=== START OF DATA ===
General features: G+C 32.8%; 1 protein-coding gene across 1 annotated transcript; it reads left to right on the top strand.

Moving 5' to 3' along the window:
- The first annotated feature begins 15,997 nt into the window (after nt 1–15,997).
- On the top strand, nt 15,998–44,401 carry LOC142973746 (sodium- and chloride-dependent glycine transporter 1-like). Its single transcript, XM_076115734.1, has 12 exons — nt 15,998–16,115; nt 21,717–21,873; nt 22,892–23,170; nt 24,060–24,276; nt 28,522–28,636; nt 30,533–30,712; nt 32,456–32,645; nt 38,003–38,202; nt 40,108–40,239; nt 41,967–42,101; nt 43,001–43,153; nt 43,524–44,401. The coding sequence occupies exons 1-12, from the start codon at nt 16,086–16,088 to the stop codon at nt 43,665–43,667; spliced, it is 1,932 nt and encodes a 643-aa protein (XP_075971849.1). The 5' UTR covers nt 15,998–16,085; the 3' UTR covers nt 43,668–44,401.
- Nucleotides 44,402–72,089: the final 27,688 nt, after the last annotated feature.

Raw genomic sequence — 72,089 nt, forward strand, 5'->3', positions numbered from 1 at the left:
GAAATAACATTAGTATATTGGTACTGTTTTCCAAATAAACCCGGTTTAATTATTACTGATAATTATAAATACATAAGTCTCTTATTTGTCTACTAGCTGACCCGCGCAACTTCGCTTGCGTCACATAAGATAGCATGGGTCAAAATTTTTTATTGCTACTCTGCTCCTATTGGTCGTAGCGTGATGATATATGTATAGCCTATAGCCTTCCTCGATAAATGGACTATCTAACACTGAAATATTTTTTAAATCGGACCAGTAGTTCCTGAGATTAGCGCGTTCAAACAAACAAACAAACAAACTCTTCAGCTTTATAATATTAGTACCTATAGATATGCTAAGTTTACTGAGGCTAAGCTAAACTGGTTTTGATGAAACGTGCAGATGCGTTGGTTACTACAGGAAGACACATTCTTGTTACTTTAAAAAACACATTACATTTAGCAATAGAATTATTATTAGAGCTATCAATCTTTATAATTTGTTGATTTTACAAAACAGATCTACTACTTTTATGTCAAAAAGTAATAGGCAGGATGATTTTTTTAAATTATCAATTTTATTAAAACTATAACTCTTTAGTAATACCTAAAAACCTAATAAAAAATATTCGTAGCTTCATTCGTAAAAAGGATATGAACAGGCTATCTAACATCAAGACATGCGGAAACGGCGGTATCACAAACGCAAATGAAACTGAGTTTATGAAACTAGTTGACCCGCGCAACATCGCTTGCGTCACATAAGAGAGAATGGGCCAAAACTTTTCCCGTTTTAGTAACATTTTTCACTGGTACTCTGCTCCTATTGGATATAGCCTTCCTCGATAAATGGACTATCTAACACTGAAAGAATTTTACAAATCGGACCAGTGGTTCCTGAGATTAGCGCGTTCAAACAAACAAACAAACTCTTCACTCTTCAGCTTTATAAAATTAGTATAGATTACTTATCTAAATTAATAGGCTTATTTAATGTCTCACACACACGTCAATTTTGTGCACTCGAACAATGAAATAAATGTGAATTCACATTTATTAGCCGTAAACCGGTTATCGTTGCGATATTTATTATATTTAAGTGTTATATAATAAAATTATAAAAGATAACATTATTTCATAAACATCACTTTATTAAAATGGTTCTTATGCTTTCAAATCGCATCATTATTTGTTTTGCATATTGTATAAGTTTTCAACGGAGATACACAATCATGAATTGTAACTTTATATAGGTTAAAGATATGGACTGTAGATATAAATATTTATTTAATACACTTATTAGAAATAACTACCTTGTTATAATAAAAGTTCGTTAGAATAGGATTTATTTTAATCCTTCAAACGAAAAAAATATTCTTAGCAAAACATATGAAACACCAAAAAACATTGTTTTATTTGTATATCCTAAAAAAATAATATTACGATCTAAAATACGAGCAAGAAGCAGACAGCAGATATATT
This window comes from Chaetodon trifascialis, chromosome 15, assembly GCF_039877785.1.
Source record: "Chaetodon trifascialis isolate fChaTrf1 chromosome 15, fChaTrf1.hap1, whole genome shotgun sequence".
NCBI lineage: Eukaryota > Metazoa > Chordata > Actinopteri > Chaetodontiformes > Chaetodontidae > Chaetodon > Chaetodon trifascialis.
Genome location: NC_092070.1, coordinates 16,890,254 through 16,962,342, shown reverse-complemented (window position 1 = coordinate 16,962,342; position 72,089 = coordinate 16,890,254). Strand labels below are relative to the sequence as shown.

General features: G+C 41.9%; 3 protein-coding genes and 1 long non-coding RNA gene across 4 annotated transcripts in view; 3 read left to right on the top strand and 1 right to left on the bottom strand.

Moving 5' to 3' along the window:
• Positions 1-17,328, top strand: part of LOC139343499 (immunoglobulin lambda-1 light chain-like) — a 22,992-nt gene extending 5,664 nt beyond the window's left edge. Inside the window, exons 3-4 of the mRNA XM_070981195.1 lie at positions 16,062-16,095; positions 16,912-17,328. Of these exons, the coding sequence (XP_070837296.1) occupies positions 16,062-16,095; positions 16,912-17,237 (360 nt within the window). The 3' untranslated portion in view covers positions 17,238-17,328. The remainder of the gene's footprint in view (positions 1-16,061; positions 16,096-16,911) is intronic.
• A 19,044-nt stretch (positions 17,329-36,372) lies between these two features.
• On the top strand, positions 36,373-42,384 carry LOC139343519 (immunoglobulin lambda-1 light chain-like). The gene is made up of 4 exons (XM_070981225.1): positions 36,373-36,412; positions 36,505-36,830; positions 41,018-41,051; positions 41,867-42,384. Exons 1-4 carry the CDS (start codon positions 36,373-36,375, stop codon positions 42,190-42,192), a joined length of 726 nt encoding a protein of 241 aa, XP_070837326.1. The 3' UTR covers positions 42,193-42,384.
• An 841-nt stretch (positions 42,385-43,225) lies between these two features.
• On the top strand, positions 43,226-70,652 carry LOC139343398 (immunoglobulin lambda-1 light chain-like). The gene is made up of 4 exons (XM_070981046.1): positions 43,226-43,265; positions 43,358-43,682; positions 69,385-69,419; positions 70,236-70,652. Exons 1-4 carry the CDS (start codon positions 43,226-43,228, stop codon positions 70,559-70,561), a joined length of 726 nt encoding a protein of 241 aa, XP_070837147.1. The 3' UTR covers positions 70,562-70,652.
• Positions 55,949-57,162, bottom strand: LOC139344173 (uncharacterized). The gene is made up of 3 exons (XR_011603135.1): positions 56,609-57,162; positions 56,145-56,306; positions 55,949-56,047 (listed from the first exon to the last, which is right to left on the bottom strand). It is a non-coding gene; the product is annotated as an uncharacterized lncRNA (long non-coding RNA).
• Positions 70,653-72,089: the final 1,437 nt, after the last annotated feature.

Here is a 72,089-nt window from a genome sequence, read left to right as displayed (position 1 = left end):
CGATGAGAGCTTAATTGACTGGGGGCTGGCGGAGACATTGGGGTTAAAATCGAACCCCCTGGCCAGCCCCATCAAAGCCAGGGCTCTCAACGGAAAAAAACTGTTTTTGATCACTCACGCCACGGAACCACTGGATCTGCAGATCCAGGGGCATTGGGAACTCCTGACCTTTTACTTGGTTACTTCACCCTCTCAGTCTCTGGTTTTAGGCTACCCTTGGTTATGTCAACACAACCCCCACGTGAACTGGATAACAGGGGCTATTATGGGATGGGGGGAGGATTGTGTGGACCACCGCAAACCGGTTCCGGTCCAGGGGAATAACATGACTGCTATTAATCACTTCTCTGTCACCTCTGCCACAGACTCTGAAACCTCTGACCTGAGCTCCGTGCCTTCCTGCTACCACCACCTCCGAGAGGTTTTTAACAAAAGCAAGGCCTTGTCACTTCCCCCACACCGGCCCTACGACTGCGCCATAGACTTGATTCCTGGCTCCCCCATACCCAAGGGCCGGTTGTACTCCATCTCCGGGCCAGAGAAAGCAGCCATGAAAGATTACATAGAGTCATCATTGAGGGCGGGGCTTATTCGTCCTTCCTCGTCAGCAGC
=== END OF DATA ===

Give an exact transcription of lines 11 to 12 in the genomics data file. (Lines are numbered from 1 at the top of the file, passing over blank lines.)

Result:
Genome location: NC_092070.1, coordinates 16,890,254 through 16,962,342, shown reverse-complemented (window position 1 = coordinate 16,962,342; position 72,089 = coordinate 16,890,254). Strand labels below are relative to the sequence as shown.

General features: G+C 41.9%; 3 protein-coding genes and 1 long non-coding RNA gene across 4 annotated transcripts in view; 3 read left to right on the top strand and 1 right to left on the bottom strand.